Evaluating Subsidies for Professional Sports in the United States and Europe: A Public-Sector Primer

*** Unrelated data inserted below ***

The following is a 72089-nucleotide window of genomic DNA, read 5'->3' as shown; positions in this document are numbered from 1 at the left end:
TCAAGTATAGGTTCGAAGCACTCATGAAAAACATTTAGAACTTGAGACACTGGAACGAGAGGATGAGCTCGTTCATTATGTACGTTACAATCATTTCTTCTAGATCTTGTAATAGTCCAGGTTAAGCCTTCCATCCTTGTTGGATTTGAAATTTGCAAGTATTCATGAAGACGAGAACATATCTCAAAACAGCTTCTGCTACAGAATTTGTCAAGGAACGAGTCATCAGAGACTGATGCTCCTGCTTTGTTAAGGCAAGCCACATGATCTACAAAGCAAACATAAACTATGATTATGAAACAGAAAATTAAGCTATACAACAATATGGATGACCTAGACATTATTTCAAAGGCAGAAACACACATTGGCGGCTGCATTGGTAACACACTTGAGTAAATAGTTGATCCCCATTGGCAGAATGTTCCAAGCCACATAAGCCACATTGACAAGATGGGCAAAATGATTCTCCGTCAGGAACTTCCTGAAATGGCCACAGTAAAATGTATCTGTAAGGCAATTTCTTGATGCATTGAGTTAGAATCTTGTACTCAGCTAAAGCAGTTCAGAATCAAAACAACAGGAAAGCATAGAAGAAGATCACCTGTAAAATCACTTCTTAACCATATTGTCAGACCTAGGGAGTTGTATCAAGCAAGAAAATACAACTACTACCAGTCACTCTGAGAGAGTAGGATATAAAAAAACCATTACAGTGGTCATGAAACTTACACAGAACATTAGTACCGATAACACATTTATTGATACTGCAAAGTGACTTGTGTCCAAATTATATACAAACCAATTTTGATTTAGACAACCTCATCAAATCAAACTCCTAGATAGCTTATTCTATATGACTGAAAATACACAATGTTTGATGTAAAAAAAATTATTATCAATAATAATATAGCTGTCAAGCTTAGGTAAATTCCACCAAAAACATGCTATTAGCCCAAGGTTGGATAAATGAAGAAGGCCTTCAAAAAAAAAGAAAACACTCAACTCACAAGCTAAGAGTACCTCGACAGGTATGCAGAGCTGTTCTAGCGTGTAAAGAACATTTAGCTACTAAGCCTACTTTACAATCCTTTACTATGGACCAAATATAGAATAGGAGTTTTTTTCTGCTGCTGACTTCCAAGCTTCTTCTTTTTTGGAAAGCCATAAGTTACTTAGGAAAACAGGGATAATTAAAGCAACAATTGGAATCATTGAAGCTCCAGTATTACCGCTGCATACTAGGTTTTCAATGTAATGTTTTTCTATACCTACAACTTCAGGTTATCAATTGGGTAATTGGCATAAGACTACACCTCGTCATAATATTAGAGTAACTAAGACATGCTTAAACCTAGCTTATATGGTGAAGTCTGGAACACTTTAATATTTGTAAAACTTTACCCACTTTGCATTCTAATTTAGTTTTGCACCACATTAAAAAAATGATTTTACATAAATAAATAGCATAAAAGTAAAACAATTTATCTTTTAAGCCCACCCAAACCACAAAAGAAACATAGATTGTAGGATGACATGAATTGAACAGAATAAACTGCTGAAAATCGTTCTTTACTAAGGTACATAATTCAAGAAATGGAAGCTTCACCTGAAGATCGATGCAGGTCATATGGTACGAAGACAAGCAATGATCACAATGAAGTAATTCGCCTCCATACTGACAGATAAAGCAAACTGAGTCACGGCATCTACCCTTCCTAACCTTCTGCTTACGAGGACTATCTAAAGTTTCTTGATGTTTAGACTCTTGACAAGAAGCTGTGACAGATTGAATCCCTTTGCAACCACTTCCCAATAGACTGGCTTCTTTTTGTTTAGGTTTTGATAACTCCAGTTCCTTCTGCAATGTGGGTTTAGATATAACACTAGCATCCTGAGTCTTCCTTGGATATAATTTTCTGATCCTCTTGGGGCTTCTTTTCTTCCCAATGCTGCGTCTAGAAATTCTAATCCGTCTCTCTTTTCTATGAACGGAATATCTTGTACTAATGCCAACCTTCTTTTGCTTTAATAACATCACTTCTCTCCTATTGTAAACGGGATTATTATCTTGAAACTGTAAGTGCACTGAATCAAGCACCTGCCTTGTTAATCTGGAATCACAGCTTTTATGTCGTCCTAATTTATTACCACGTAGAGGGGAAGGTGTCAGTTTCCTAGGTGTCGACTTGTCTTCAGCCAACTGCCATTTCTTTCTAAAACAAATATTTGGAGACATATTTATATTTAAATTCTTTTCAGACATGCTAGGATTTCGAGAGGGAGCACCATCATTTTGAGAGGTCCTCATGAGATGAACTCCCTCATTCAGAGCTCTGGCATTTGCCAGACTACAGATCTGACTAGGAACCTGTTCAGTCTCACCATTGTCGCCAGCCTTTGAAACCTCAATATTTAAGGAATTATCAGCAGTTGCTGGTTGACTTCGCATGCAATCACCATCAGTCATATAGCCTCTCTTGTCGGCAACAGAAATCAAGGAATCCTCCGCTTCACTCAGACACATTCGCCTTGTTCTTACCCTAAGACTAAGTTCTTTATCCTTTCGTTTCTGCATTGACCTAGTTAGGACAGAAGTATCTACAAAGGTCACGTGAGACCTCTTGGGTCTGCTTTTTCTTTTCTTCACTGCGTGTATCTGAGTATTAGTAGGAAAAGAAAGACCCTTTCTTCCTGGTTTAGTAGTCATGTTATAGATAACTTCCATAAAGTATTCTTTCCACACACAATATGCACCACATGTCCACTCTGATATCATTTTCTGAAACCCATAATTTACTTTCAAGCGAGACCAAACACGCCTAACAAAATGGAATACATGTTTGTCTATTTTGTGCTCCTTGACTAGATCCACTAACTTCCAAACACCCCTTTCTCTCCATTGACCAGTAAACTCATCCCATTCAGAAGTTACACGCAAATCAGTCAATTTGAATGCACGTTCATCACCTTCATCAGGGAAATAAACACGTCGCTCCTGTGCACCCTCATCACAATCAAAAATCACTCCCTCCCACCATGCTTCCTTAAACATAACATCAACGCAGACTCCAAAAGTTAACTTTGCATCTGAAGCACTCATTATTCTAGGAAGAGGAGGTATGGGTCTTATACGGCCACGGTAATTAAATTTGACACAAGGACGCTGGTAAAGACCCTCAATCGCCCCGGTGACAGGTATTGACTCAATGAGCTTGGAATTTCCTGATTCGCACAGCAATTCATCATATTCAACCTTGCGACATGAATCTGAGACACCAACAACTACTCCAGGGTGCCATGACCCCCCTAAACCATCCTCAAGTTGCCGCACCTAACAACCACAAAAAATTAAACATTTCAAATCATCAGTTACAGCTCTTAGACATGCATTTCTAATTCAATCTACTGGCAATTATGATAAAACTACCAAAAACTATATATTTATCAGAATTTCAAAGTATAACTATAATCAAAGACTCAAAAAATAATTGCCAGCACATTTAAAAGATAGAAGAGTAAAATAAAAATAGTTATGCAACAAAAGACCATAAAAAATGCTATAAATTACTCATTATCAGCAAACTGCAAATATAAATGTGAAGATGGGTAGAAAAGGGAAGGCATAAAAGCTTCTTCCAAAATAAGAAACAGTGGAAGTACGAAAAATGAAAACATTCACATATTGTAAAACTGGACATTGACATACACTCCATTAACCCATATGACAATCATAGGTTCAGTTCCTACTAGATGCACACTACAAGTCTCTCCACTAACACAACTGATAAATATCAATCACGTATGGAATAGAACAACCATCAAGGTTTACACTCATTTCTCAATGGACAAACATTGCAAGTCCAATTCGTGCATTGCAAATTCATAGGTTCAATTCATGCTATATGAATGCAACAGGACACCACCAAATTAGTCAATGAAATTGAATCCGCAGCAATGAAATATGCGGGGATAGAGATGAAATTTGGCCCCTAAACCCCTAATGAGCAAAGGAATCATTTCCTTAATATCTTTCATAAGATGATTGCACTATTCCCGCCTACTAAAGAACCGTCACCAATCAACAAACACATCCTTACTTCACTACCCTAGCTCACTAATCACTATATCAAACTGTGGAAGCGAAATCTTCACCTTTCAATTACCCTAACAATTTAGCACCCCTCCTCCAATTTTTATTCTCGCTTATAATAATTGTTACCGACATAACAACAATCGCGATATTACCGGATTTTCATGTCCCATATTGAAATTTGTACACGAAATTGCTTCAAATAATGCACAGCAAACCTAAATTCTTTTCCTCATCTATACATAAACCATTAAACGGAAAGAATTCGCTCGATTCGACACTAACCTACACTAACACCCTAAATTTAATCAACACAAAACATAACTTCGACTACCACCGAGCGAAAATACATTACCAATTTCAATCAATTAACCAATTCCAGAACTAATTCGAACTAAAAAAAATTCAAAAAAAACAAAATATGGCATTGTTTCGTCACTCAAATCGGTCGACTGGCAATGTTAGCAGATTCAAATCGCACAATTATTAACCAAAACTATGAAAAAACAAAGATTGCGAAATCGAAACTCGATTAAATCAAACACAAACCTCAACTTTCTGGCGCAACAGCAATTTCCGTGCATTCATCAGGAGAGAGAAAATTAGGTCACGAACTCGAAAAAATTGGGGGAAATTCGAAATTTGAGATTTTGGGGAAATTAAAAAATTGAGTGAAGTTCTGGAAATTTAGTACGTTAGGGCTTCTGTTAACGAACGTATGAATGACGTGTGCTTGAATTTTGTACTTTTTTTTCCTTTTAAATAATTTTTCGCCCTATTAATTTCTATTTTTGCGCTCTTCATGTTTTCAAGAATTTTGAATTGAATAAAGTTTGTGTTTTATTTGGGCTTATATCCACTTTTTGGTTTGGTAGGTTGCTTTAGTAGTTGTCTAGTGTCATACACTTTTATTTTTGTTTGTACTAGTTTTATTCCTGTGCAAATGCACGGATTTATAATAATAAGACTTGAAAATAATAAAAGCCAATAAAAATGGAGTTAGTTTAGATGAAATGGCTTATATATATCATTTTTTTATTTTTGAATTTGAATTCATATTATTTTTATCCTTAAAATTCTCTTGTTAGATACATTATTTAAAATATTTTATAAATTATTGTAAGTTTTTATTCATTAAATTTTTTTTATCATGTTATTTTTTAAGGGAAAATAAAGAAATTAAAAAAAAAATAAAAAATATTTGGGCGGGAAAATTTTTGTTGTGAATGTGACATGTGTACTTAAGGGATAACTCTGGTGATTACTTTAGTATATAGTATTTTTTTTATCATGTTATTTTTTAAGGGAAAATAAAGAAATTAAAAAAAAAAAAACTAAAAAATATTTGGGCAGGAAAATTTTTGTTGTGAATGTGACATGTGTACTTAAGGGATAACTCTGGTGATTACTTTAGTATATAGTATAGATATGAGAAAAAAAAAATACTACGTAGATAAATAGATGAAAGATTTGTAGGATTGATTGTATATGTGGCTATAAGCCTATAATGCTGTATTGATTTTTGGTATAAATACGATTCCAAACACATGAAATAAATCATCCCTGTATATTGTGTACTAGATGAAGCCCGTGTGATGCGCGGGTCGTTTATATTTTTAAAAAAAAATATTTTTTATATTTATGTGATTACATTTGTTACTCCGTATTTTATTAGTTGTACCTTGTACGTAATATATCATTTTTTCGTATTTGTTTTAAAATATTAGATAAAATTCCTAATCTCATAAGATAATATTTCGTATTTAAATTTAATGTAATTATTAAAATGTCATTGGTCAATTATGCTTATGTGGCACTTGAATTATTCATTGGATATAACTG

The character of subsidies for the construction of professional sports stadiums is changing in Europe and the United States. The incidence of these subsidies and the manner in which they are changing offers insight into an evolving relationship between the public and private sectors in building sports facilities. The changing financial imperatives this paper identifies and analyses suggest that the myopic concerns of cities coupled with powerful financial incentives for leagues and teams to build stadiums account for the spate of facilities constructed in the USA since Joe Robbie stadium in 1987. Growing public scepticism and resistance to stadium construction has been responsible for the private sector bearing a larger portion of the stadium construction costs, but teams have been more than compensated with increasingly generous leases. Cities have placated the public through the imposition of taxes that are either too small per capita to justify strong resistance or through deflecting the tax burden stadiums impose to non-residents. Since cities taken together are adopting the same strategies, the reality is that stadiums collectively are being paid for by local taxpayers. The public will continue to pay for stadiums until cities recognize their shared interests and take a collective stand against the professional sports monopolies. As long as the leagues continue to maintain an excess team for franchises, cities will continue to comply with team and league financial demands while searching for ways to placate an increasingly sceptical taxpaying public. Copyright 2003, Oxford University Press.
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